A few years ago, E.g. and I were down in Port Dover, visiting a classmate. The weather was good, so our friend suggested we go over to the Six Nations reserve at nearby Ohsweken. Penny, an immigrant from northern England, had frequently visited the reserve with family and friends over the years. She told us she always felt an inner peace when she went. Okay, we said, let’s go.
In contrast to Penny, I have North-American-settled ancestors on both my mother’s (Mennonites) and father’s (United Empire Loyalists) sides, stretching back nearly 300 years each. Love being what it is, I wouldn’t be surprised if there was a bit of unrecorded First Nations blood in me.
What I’m certain of, however, is not the blood in my veins but that on my hands, as the descendant of intruders to this continent. My European ancestors stole a people’s land, and then called them “poor”. They curtailed their means of livelihood, and then called them “lazy”. They banned their language, and then called them “uneducated”. They destroyed their culture, and then called them “uncivilized”. They took away their children, and then called them “drunkards”. The peoples of the First Nations have been struggling with might and main to restore their heritage, while the federal government gradually concedes an acre here, a protective law there, a little restitution, a little respect.
So here we were in the public park in downtown Ohsweken, where there was some kind of celebration going on, with tables and barbecues set up to sell hot dogs and cobs of corn. I was too shy, too guilty, to partake. I felt like an interloper. I hung back while Penny and E.g. loaded up their ‘dogs and brought me a ginger ale.
Then Penny guided us across the street to some tourist shops. Ah, shopping, the great leveler. Here was my place — except my bank account was nearly empty at the time. Still, it wouldn’t hurt to look.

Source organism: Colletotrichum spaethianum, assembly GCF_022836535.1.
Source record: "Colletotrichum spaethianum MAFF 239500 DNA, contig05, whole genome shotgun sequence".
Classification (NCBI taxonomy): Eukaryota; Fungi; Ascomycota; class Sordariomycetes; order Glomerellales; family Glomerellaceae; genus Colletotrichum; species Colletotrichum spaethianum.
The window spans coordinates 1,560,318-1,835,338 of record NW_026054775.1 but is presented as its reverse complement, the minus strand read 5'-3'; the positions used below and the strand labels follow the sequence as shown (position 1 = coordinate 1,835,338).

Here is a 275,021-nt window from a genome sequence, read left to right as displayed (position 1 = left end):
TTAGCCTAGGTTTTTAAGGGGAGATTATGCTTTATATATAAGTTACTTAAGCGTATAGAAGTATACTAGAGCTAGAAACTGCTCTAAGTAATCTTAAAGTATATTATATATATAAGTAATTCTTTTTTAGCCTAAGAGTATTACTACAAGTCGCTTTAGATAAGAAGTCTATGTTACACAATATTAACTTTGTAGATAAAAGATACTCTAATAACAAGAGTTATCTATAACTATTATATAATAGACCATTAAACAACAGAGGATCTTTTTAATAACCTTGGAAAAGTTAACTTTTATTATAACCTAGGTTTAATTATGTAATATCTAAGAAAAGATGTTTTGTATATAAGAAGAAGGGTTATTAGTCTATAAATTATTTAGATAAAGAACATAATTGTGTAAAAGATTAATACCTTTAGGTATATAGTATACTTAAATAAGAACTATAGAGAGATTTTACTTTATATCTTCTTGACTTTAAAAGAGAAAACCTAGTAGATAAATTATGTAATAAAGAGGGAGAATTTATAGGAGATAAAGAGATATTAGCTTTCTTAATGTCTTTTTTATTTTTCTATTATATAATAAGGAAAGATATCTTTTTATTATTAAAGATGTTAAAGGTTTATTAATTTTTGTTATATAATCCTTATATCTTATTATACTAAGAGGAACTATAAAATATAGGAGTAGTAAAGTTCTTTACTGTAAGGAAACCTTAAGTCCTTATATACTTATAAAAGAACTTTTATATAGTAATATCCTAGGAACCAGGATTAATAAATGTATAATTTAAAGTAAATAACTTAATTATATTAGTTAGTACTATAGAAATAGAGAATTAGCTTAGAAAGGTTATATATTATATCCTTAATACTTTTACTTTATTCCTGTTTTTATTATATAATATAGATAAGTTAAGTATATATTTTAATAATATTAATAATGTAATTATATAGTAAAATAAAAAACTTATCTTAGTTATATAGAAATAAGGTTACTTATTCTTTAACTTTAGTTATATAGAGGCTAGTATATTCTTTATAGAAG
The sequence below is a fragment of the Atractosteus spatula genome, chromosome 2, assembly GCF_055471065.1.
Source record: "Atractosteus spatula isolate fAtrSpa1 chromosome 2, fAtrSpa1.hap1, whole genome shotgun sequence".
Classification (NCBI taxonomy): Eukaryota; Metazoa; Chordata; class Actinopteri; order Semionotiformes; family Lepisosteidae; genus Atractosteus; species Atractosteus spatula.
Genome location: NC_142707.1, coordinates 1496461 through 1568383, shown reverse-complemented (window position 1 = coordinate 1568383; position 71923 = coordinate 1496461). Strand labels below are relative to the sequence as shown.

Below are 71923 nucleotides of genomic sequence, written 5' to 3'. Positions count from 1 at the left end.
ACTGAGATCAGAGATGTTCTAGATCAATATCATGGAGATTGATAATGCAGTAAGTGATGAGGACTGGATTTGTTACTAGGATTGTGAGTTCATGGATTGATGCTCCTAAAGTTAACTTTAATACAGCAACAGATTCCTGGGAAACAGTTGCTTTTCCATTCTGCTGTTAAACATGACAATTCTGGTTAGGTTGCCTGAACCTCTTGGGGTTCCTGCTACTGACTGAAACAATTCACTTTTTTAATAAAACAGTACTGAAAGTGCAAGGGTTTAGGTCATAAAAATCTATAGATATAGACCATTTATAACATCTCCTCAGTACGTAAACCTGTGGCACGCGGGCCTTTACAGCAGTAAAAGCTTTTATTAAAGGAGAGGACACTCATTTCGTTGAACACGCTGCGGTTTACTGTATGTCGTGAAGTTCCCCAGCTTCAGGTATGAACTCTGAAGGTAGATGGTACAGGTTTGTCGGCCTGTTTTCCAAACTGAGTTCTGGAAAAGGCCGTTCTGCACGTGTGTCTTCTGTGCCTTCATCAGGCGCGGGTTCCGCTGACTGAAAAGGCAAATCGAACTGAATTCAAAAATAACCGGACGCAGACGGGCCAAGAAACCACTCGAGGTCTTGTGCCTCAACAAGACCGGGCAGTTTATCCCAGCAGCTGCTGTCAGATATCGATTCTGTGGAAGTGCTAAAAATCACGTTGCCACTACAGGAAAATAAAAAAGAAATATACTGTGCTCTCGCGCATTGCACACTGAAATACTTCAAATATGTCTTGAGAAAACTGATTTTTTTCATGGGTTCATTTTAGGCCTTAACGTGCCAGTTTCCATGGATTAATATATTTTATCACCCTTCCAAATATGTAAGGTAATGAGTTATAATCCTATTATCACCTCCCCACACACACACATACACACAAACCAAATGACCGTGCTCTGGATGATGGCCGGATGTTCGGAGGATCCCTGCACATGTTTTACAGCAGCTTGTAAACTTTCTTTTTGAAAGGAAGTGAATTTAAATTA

The first store held the wide variety of trinkets one expects from tourist shops the world over. Here were necklaces, dream catchers, moccasins, T-shirts, souvenirs with beads, wood, and feathers. There was an interesting mix of items for white tourists and gear identifying different indigenous nations or clans. We flitted about the shop, and I relaxed a little.
The place next door was smaller, quieter, sparer. We crossed a worn wooden verandah to an old screen door, and entered a large dusty room lined with shelves on its left- and right-hand walls, and a table and counter in front of us. We were the only shoppers. A man, presumably the clerk, sat behind the counter, simply nodding to us and saying nothing.
The shelves held sculptures. Now, I was raised not to go into a store if I didn’t intend to buy anything, and part of me wanted to exit now; but the sculptures were beautiful. I paused at each one of the dozen or so there, wondering at their symbols, gingerly touching a few of them, although most of them could probably tumble down a staircase without sustaining any damage. One in particular arrested me completely. I didn’t understand, but I was drawn to it. Finally, I asked the man its price. When he told me, I nodded appreciatively, regretfully, and walked out of the store.
Tomorrow: Part II.